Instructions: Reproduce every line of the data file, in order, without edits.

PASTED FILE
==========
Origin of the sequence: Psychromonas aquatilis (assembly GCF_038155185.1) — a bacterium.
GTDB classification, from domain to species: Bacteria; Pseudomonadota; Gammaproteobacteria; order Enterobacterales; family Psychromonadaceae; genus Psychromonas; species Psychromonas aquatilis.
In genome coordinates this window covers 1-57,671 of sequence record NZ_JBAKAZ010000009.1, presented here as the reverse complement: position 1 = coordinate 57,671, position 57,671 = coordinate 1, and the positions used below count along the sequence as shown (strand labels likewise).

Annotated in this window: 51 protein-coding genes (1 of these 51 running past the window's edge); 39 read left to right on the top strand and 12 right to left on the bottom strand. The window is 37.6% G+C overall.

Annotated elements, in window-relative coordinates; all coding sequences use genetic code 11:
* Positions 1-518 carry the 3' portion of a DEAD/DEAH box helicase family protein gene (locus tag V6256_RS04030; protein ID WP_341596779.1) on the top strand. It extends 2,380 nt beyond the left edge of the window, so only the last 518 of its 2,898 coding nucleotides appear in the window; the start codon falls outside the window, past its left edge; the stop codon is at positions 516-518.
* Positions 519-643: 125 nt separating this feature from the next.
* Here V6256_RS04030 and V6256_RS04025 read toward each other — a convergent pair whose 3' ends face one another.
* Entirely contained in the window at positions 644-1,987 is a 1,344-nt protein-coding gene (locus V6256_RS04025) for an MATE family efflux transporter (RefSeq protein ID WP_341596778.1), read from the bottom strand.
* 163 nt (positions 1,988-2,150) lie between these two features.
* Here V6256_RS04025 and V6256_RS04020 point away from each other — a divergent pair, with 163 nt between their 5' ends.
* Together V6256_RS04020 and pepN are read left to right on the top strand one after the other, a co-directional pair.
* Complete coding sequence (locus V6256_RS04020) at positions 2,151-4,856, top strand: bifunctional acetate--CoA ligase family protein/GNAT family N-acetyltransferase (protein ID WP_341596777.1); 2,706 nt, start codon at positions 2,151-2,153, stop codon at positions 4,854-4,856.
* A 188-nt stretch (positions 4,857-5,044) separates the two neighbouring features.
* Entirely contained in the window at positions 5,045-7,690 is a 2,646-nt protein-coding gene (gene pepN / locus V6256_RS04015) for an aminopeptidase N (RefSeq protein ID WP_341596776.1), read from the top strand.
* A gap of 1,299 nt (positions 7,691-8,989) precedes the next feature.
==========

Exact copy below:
Origin of the sequence: Psychromonas aquatilis (assembly GCF_038155185.1) — a bacterium.
GTDB classification, from domain to species: Bacteria; Pseudomonadota; Gammaproteobacteria; order Enterobacterales; family Psychromonadaceae; genus Psychromonas; species Psychromonas aquatilis.
In genome coordinates this window covers 1-57,671 of sequence record NZ_JBAKAZ010000009.1, presented here as the reverse complement: position 1 = coordinate 57,671, position 57,671 = coordinate 1, and the positions used below count along the sequence as shown (strand labels likewise).

Annotated in this window: 51 protein-coding genes (1 of these 51 running past the window's edge); 39 read left to right on the top strand and 12 right to left on the bottom strand. The window is 37.6% G+C overall.

Annotated elements, in window-relative coordinates; all coding sequences use genetic code 11:
* Positions 1-518 carry the 3' portion of a DEAD/DEAH box helicase family protein gene (locus tag V6256_RS04030; protein ID WP_341596779.1) on the top strand. It extends 2,380 nt beyond the left edge of the window, so only the last 518 of its 2,898 coding nucleotides appear in the window; the start codon falls outside the window, past its left edge; the stop codon is at positions 516-518.
* Positions 519-643: 125 nt separating this feature from the next.
* Here V6256_RS04030 and V6256_RS04025 read toward each other — a convergent pair whose 3' ends face one another.
* Entirely contained in the window at positions 644-1,987 is a 1,344-nt protein-coding gene (locus V6256_RS04025) for an MATE family efflux transporter (RefSeq protein ID WP_341596778.1), read from the bottom strand.
* 163 nt (positions 1,988-2,150) lie between these two features.
* Here V6256_RS04025 and V6256_RS04020 point away from each other — a divergent pair, with 163 nt between their 5' ends.
* Together V6256_RS04020 and pepN are read left to right on the top strand one after the other, a co-directional pair.
* Complete coding sequence (locus V6256_RS04020) at positions 2,151-4,856, top strand: bifunctional acetate--CoA ligase family protein/GNAT family N-acetyltransferase (protein ID WP_341596777.1); 2,706 nt, start codon at positions 2,151-2,153, stop codon at positions 4,854-4,856.
* A 188-nt stretch (positions 4,857-5,044) separates the two neighbouring features.
* Entirely contained in the window at positions 5,045-7,690 is a 2,646-nt protein-coding gene (gene pepN / locus V6256_RS04015) for an aminopeptidase N (RefSeq protein ID WP_341596776.1), read from the top strand.
* A gap of 1,299 nt (positions 7,691-8,989) precedes the next feature.